PLLUMP’s progress and future addressed at the student senate

PLLUMP%27s+progress+and+future+addressed+at+the+student+senate

Megan Roberts-King, Channels Staff

The president of Anderson Brule Architects presented the progress of the Program Location and Land Use Master Plan to the Student Senate for input at City College.

Pamela Anderson-Brule, president of the Anderson Brule Architects, explored the vision development of the program and the ways that it will affect the organization of the campuses.

“The focus of PLLUMP is to shift/reallocate existing program spaces to improve the educational experience for all students,” Anderson-Brule said.

She explained that classrooms and facilities at the City College campuses are currently “located all over the place.”

By organizing it in a way that flows more effectively and makes sense to students, the projected layouts can lessen recurring overcrowding at the school.

The plan establishes future layouts for the different campuses that will solve many ongoing issues including facility organization, overcrowding, and the lack of parking availability. It was approved by the Board of Trustees in August 2014 and is composed of three phases – discovery, program and future.

City College is composed of three campuses, two of which are far less populated than the school’s main campus and are commonly forgotten. The Wake and Schott campuses are located in other areas of the Santa Barbara community and currently offer non-credit classes and adult education programs.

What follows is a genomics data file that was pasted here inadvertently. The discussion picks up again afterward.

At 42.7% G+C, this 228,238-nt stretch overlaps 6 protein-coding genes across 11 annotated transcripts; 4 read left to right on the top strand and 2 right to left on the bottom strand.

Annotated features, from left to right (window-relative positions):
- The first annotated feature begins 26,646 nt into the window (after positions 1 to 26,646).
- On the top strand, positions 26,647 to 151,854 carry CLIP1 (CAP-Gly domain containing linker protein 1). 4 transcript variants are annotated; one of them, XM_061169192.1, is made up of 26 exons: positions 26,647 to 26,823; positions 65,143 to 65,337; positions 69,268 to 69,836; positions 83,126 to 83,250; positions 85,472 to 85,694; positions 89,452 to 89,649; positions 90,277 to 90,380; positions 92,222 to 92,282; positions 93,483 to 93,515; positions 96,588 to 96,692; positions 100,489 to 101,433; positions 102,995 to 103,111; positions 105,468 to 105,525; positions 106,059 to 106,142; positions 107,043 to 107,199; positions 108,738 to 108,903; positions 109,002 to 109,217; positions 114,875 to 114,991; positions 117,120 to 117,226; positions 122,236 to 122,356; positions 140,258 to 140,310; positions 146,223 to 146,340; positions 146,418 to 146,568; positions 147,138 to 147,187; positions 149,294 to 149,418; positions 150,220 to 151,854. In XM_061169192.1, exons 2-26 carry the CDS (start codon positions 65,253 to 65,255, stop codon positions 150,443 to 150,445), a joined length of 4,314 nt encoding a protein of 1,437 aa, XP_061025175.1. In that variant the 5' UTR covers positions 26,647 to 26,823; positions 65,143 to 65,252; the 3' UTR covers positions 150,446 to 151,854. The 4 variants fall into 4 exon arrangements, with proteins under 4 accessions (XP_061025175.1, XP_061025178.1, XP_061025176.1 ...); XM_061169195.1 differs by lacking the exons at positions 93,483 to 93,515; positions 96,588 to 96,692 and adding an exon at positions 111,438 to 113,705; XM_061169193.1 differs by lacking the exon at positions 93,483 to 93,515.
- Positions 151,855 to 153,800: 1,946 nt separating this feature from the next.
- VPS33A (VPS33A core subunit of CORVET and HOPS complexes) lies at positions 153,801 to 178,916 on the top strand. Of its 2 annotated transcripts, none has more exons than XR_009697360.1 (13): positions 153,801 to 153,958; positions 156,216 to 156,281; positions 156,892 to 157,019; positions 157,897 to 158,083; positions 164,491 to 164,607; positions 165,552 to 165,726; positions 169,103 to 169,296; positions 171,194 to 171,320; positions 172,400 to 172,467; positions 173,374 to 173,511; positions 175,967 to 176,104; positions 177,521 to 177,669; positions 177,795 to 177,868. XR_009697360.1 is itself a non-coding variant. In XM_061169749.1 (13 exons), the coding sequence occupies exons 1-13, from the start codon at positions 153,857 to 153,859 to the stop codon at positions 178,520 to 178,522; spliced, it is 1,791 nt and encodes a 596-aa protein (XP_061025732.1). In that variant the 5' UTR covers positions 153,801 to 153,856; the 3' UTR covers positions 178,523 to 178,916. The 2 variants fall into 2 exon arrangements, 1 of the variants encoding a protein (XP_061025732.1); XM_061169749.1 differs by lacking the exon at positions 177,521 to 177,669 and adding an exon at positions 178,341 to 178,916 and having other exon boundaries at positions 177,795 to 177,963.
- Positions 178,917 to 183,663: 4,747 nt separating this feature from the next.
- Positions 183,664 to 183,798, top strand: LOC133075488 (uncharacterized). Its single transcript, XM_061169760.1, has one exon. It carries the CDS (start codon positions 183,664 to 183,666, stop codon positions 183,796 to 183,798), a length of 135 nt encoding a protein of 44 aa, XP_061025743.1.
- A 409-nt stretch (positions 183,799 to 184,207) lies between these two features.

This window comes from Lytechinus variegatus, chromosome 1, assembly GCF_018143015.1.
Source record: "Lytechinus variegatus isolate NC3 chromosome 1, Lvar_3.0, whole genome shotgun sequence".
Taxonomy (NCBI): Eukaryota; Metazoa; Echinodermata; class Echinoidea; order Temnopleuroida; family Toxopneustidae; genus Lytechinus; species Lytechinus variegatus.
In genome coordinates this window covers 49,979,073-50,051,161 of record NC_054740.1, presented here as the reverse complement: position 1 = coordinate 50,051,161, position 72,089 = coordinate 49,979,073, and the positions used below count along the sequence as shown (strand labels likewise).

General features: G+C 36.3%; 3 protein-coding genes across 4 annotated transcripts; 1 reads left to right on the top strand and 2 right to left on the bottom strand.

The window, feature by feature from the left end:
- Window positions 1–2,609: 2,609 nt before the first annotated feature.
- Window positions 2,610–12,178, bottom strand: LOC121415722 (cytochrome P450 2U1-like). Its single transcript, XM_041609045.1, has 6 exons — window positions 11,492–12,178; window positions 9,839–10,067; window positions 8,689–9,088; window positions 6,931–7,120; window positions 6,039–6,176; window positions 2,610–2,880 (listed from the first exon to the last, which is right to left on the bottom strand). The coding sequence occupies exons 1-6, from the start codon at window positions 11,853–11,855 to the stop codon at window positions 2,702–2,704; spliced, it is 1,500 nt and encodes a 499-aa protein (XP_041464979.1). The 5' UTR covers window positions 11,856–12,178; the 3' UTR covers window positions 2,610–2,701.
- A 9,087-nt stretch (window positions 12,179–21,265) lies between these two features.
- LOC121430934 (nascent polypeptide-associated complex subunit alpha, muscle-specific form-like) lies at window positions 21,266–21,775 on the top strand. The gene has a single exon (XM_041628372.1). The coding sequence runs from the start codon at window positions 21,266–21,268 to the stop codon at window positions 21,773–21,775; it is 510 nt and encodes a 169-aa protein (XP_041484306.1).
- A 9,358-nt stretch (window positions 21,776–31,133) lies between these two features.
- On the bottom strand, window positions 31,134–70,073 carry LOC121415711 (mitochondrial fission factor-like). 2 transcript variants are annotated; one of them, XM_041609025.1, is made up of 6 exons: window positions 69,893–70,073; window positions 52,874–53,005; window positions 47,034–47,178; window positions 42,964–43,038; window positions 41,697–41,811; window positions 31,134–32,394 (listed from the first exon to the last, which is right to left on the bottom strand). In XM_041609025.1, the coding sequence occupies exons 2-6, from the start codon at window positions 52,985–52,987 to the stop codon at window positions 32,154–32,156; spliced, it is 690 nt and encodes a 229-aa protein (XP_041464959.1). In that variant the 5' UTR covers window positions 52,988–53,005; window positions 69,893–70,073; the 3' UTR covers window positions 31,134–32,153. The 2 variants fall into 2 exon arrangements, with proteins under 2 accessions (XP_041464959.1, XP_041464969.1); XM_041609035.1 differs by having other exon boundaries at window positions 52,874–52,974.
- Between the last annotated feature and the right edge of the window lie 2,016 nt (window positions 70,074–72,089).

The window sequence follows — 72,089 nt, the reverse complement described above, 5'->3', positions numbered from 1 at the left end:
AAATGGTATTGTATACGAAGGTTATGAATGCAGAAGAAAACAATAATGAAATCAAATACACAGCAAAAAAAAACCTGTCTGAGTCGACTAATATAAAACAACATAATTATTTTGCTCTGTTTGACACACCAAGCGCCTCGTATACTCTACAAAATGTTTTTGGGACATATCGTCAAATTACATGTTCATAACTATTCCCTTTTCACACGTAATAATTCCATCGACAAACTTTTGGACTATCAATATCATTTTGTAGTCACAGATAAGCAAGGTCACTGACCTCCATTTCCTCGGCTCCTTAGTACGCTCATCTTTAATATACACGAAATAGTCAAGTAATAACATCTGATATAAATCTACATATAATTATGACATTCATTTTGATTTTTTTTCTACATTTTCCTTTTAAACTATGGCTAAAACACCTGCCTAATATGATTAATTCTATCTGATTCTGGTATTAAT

Anderson-Brule proposed three scenario concepts that outline the relocation of programs to the other campuses. Large departments such as the School of Culinary Arts or School of Nursing could be confined to a singular location to prevent the amount of time that students spend traveling between campuses.

“The plan is an excellent vision for the future of our institution,” said Ethan Bertrand, the newest appointed member of the Student Senate. “It works to optimize and modernize current school resources and explores new possibilities in order to provide the greatest possible outcome for students.”

Funding that would pay for the completion of the program was proposed last year as Measure S, a $288 million bond measure that failed in the last November election. This loss means that the college will need to locate funding to cover the costs of the land-use program somewhere else.

Anderson Brule Architects will be launching feedback surveys out to students starting Monday, Feb. 9, and will conclude on the following Monday.

“The entire thing that is driving everything is student success,” Anderson-Brule said to the senate. “We can have lots of opinions coming from different people, but your opinions are very important to the college.”